EPA study finds no evidence wind farm noise impacting residents ABC News, 27 Nov 2013, A study into the Waterloo Wind Farm, south-east of Clare, has found there is no evidence linking noise from the farm to any adverse effects on local residents.
The study was undertaken by the Environment Protection Authority (EPA) during April and June.
It has found noise produced does not breach authority guidelines and that low frequency infrasound levels are below internationally-accepted thresholds for perception.
The authority also says in some situations there was no association between events described by residents in noise diaries with audio records and data.
The authority’s Peter Dolan says he cannot say why local residents are complaining about health effects…….http://www.abc.net.au/news/2013-11-27/epa-study-finds-no-evidence-wind-farm-noise/5119556
AUSTRALIAN CONSERVATION FOUNDATION, 26 Nov 13, Uranium hopefuls will be hard pressed to find a positive story about the embattled sector at a mining industry conference this week in South Australia. The last two weeks have seen further evidence of the continuing market fallout from Fukushima on SA’s embattled uranium sector with the closure of the Honeymoon operation and the decision by Marathon Resources to exit the uranium trade, declaring the sector’s ‘risks outweigh the rewards’.
The news comes as a set of uranium junior companies join with the Beverley project’s Heathgate Resources to talk up the sector at the 2013 Mining South Australia conference, which starts today in Whyalla.
Australia’s uranium industry is suffering from:
- · The scrapping of plans for a massive expansion of BHP Billiton’s Olympic Dam mine in SA because of the ‘uncertain’ uranium market
- · A fall in the uranium commodity price of around 50 per cent and larger falls in the share value of uranium mining companies since Fukushima – a continuing crisis directly fuelled by Australian uranium
- · Sustained losses and operational failures at ERA’s Ranger mine in Kakadu
- · Attempts by Queensland uranium promoters to receive ‘royalty relief’ and public concessions even before making any formal applications to mine
- · Projects stalled, scrapped or deferred in WA, SA and the NT
“The uranium industry has long caused trouble, now it is increasingly in trouble,” said Australian Conservation Foundation nuclear free campaigner Dave Sweeney. “Uranium mining is a high-risk, low-return sector that poses unique, unresolved and long-lived threats and does not enjoy secure social license.
“It is time for politicians to stop accepting industry promises and start genuinely examining industry performance. “ACF urges state and federal governments to give effect to the UN Secretary General’s call that Australia conduct ‘an in-depth assessment of the net cost impact of the impacts of mining fissionable material (uranium) on local communities and ecosystems’.
“Instead of misplaced industry enthusiasm it is time for a comprehensive and independent assessment of the costs and consequences of the uranium sector.”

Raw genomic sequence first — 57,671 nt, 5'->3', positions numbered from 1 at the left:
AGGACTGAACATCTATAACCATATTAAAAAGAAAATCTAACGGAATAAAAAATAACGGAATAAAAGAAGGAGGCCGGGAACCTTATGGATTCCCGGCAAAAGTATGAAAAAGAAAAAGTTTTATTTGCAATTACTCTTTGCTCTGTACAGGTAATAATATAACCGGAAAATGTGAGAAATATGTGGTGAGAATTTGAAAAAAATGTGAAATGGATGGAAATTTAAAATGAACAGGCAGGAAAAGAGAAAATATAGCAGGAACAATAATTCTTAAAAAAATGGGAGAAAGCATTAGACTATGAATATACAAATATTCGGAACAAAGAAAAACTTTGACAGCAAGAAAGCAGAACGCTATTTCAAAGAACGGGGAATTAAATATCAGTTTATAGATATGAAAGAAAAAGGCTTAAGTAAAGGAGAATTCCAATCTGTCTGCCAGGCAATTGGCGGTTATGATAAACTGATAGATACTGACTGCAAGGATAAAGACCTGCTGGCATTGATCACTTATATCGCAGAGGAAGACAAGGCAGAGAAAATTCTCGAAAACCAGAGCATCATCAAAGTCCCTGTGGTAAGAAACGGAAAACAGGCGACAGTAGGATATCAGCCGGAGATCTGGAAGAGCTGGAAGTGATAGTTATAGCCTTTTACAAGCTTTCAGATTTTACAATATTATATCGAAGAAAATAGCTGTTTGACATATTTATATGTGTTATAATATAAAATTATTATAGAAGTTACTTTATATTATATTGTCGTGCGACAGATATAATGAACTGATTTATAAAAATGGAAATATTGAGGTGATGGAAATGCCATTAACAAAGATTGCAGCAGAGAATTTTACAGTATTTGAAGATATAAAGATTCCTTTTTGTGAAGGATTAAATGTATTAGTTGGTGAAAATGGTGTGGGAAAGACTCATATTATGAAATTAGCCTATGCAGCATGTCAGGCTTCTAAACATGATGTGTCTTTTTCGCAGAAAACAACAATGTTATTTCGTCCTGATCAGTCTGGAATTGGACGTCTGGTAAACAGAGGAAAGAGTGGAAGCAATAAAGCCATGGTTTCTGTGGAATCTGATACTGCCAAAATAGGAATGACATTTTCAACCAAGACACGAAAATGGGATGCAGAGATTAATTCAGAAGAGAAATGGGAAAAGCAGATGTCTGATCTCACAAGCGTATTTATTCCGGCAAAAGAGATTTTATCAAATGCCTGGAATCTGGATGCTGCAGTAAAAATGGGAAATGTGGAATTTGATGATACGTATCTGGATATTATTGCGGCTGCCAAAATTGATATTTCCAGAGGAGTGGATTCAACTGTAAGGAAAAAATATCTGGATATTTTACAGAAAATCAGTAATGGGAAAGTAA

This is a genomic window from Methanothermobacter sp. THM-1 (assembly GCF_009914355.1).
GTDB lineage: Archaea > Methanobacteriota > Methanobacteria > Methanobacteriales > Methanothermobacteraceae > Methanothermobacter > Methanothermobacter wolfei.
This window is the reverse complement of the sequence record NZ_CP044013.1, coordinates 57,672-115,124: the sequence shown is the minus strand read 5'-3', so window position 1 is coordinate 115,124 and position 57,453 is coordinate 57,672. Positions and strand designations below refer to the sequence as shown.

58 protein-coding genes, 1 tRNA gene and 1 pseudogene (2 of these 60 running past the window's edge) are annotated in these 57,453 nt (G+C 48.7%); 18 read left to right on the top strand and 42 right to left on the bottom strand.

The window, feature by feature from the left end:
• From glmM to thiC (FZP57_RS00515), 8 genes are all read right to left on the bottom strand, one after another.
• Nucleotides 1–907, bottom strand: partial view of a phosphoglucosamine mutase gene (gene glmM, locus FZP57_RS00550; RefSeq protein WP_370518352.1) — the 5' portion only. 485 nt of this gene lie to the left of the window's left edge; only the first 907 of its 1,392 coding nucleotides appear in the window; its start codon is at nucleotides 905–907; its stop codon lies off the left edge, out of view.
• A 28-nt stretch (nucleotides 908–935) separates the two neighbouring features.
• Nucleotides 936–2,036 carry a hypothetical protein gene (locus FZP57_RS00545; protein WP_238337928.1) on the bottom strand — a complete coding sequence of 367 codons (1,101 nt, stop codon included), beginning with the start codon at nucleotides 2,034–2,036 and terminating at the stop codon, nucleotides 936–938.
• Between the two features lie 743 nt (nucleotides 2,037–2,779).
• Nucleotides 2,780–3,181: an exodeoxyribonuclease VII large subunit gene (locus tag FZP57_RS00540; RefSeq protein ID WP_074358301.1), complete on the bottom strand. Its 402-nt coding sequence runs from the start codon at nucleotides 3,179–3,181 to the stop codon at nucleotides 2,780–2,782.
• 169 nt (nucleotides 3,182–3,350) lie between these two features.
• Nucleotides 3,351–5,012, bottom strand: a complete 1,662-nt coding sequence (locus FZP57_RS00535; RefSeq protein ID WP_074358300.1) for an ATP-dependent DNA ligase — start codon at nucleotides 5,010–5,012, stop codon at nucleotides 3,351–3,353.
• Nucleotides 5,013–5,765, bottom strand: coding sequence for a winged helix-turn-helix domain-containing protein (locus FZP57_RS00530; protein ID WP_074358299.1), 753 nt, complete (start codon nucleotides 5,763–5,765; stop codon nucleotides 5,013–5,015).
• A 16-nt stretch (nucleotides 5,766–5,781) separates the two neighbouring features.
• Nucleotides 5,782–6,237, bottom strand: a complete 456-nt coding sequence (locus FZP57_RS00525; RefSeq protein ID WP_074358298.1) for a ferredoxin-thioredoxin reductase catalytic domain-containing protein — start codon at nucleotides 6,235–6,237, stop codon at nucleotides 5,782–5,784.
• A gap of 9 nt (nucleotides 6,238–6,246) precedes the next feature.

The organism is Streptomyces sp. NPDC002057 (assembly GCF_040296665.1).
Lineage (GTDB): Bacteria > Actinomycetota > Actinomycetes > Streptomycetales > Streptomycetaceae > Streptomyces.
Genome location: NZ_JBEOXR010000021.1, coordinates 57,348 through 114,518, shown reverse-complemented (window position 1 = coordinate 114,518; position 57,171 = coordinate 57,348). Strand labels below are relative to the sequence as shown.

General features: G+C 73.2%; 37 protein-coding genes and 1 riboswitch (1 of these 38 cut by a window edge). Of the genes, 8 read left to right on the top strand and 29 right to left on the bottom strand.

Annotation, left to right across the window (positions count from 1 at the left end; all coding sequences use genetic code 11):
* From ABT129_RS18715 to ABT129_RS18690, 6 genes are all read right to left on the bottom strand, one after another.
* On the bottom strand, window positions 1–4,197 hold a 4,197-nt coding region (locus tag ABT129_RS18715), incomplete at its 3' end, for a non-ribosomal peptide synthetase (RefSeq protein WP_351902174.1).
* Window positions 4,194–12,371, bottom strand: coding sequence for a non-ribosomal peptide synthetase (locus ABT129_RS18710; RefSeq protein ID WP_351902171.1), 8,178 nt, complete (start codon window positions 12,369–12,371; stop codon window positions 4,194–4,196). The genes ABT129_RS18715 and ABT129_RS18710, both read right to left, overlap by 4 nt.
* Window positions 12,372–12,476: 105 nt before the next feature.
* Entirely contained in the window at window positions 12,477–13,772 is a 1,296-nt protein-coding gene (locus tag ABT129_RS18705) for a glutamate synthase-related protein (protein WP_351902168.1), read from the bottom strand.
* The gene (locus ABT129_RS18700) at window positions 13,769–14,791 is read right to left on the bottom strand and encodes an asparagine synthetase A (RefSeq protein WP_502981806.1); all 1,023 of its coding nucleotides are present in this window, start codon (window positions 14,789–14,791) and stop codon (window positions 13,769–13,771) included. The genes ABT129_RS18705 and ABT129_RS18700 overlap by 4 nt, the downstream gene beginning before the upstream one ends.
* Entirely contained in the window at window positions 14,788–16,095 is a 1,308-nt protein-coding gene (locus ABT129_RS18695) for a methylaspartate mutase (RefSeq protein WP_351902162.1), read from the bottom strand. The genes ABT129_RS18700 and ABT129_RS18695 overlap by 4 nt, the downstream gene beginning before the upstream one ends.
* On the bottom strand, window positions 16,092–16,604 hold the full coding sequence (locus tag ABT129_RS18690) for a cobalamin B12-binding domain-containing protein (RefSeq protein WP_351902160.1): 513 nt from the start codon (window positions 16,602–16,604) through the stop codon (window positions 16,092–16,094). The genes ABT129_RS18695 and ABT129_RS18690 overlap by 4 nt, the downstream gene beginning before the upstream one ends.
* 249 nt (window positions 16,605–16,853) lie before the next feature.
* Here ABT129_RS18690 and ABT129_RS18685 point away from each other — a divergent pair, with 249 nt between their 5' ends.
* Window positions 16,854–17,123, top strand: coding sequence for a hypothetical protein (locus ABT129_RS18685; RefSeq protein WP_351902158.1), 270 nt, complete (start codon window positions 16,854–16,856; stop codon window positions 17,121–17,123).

The electromagnetic pulse and ionization of the atmosphere resulting from the high-yield nuclear bomb Bravo was clearly associated with Adelaide earthquake.
The Castle Bravo nuclear explosion of 1954. Part 1: Bobby 1′s Blog 21 Nov 13 In the Adelaide, Australia earthquake in the early morning of March 1, 1954, residents of Adelaide, Australia were awakened to a violent shaking in their beds. When they went outside, they saw a brilliant glow in the east. The United States had just set off the Castle Bravo nuclear bomb on Bikini Island, 3,600 miles away.On March 1, 1954, the detonation of an estimated 15 megaton thermonuclear weapon, known as “Bravo” took place – as part of the “Castle” test series. According to the U.S. Radiochemistry Society, “the Bravo test created the worst radiological disaster in US history ….the yield of Bravo dramatically exceeded predictions, being about 2.5 times higher than the best guess and almost double the estimated maximum possible yield (6 Mt predicted, estimated yield range 4-8 Mt).” The bomb was over 1000 times more powerful than those exploded over Hiroshima and Nagasaki in 1945. The Bravo crater in the atoll reef had a diameter of 6,510 ft, with a depth of 250 ft. The cloud top rose and peaked at 130,000 feet (almost 40 km) after only six minutes. Eight minutes after the test the cloud had reached its full dimensions with a diameter of 100 km, a stem 7 km thick, and a cloud bottom rising above 55,000 feet (16.5 km), and after 10 minutes had a diameter of more than 60 miles.
The radioactive fallout from Bravo covered the planet, including the Southern Hemisphere. It was a fission-fusion-fission bomb, designed to release high levels of radioactivity. Its yield was 15 megatons, but it released almost seven times as much radiation than the Russian Tsar Bomba, which had a yield of 50 megatons. Continue reading